Extensions are not automatic; documentation that the home is listed for sale, a sale is pending, or that a family member is applying for financing on the home will be required in order for an extension to be granted.

Communication is key

The loan servicer should be contacted immediately once the home is vacant. Reverse mortgage servicers deal with “back-end” situations every day and help borrowers and family members through the process. However, they can’t help if they don’t hear from anyone. All reverse mortgage servicers send monthly loan statements to borrowers. Those statements contain all loan and contact information necessary to make contact with the lender.

If you have questions regarding an FHA-insured reverse mortgage, give me a call. I always love hearing from you.

Laurie

Laurie MacNaughton [506562] is a freelance writer and Reverse Mortgage Consultant with Southern Trust Mortgage.

She can be reached at 703-477-1183 Direct or Laurie@MiddleburgReverse.com

 

Retired and Can’t Refi? You’re In Good Company

Name Ben Bernanke ring a bell? As in the former chair of the Federal Reserve?

According to his own account when speaking to the moderator of a financial conference this past week in Chicago, Bernanke said, “Just between the two of us…I recently tried to refinance my mortgage and I was unsuccessful in doing so.”

“I’m not making that up,” he added when the audience laughed, his comment sounding vaguely like an homage to humorist Dave Barry.

And what was the conference Bernanke was addressing? None other than the National Investment Center for Seniors Housing and Care.

So that was October 2; fast-forward one day to October 3, 2014. I met with an aging homeowner and her adult son. The mother suffered an adverse health event and has had to quit her job. She is now struggling to make her monthly mortgage payment, and does not want to deplete her savings…only to be back in the same boat once savings are gone. Like Bernanke, she tried to refinance but was unsuccessful in doing so.

She considered selling her home, until she did the math and realized proceeds from the sale would not last as long as she’s hoping to.

A relative told her to look into reverse mortgage.

What does this accomplish?

  • One – never again does she have a monthly mortgage payment.
  • Two – she now has a cash buffer, in addition to other savings, as a rainy-day fund.
  • Three – she never has to move, unless she wants to.

Property taxes, if applicable, are still due, as is homeowners insurance, and routine home maintenance remains the homeowner’s responsibility – in other words, it’s still her home.

And even though the program has now been around decades, it still bears mentioning that the bank does not own the home. Title remains in the homeowner’s name. Or, to repeat myself – it’s still her home.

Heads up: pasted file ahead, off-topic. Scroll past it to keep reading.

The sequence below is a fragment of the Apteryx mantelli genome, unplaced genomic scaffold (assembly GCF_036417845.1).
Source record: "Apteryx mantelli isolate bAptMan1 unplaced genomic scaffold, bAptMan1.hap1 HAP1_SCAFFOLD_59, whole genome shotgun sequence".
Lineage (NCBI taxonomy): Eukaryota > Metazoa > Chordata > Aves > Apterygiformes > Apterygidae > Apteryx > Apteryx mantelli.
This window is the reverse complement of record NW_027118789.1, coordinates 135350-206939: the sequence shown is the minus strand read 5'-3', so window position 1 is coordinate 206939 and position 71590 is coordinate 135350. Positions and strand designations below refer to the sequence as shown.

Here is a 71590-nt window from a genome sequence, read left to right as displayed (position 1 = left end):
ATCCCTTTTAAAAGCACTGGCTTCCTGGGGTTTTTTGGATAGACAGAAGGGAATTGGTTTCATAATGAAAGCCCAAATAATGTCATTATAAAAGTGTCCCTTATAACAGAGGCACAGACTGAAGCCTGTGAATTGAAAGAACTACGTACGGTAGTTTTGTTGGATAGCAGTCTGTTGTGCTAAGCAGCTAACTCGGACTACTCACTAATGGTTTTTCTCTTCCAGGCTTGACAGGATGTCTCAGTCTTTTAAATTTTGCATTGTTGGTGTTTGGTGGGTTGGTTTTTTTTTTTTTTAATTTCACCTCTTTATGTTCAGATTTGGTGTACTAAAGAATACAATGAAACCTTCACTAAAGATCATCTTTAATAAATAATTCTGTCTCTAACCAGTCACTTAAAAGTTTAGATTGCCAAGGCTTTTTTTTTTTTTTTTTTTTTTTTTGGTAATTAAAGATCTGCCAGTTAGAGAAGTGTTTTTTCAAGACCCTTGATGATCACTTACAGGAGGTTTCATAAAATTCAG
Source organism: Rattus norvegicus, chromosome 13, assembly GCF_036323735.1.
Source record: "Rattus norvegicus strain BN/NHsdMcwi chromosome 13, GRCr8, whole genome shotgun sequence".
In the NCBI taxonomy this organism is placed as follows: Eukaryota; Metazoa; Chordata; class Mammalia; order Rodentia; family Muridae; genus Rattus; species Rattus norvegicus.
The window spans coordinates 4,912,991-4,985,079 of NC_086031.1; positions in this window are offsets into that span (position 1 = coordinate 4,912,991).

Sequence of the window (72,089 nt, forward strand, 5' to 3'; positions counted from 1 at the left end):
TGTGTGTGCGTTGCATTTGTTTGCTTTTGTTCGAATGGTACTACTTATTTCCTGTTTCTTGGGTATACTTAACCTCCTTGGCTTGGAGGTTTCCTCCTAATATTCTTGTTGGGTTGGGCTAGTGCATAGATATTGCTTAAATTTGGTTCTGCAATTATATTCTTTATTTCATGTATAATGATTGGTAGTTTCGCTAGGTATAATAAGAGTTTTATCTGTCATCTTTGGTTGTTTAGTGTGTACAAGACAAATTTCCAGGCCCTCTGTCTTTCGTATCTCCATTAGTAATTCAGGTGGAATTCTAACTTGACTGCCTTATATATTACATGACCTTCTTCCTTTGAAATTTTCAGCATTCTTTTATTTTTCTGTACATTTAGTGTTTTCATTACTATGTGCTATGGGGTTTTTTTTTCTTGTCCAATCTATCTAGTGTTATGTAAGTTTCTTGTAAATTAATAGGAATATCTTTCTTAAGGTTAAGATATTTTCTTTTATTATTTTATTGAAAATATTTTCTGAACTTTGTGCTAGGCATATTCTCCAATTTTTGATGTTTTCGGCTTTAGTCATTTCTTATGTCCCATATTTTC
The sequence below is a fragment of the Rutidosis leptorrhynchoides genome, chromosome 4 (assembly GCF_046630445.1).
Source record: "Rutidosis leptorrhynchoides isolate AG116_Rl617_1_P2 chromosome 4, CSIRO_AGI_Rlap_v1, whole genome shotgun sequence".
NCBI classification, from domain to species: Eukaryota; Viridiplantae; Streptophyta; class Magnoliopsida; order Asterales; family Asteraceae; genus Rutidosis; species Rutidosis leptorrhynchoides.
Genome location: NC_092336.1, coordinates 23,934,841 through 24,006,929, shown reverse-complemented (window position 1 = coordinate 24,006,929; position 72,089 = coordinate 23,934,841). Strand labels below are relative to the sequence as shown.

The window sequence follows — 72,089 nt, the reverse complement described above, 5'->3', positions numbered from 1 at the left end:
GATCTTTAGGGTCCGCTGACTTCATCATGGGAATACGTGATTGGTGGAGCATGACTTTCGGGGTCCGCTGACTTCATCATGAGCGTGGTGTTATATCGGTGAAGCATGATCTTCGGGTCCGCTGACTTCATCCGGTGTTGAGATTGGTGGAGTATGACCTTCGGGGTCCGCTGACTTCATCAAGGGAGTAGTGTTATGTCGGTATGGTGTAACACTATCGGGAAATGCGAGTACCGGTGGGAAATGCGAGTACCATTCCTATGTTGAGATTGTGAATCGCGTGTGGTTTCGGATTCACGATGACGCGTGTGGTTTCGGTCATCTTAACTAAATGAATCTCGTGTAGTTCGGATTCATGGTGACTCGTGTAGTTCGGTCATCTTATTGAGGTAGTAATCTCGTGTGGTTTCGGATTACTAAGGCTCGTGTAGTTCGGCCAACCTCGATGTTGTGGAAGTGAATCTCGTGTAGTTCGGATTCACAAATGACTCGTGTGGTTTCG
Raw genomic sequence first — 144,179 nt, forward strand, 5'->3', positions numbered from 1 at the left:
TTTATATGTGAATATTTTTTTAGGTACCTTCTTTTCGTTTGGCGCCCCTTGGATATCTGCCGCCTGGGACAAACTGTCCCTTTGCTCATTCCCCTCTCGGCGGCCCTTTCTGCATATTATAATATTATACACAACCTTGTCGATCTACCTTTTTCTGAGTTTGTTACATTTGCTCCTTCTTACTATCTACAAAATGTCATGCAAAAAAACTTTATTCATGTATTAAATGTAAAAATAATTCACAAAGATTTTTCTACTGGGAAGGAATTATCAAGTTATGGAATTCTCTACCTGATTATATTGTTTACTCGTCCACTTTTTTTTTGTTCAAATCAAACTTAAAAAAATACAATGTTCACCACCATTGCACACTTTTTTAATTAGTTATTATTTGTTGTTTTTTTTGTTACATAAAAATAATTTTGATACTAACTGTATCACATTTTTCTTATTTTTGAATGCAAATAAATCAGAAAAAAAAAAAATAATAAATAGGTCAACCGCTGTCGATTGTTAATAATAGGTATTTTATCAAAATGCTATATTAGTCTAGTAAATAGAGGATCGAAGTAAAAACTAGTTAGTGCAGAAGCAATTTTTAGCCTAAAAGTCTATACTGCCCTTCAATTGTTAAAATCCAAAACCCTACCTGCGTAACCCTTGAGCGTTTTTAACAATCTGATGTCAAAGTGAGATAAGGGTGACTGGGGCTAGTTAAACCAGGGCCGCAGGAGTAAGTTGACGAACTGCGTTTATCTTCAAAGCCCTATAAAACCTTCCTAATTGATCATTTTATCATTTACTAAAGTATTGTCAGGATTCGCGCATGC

A reverse mortgage cannot fix all the challenges associated with aging. But a reverse mortgage can often fix one of the most vexing issues, namely financial insecurity as it relates to seniors’ housing.

As I’ve said many times, in retirement no one is going to get by on just their Social Security. No one is going to make it on their 401-K. Few are going to survive on their pension, their annuity, their IRA, their bank account – or their reverse mortgage. But when added together, all these combine to create a long-term means of maintaining dignity and independence in retirement.

If you would like to explore how an FHA-insured reverse mortgage might help with your retirement plans or those of your loved ones, give me a call. I always love hearing from you.

Laurie

Laurie MacNaughton [506562] is a freelance writer and Reverse Mortgage Consultant with Southern Trust Mortgage.

She can be reached at 703-477-1183 Direct or Laurie@MiddleburgReverse.com

Forward-thinking – In Reverse

Some analogies are hard to miss. This week two events came together to create just such an obvious pairing.

The first element of the analogy was a piece in the New York Times. The article, with a title that at best sounds like damning with faint praise, is entitled “Love Them or Loathe Them, Reverse Mortgages Have a Place.” Ron Lieber, author of the piece, writes:

[Criticism is easy] when you have enough savings or pension and Social Security income to get by. But given that older Americans’ homes are worth, on average, more than their other combined savings, there is a begrudging inevitability about reverse mortgages. As more people enter retirement in the coming decades with modest savings and no private pension, they’re going to need some of that home equity back during their increasingly long lives. (Emphasis added)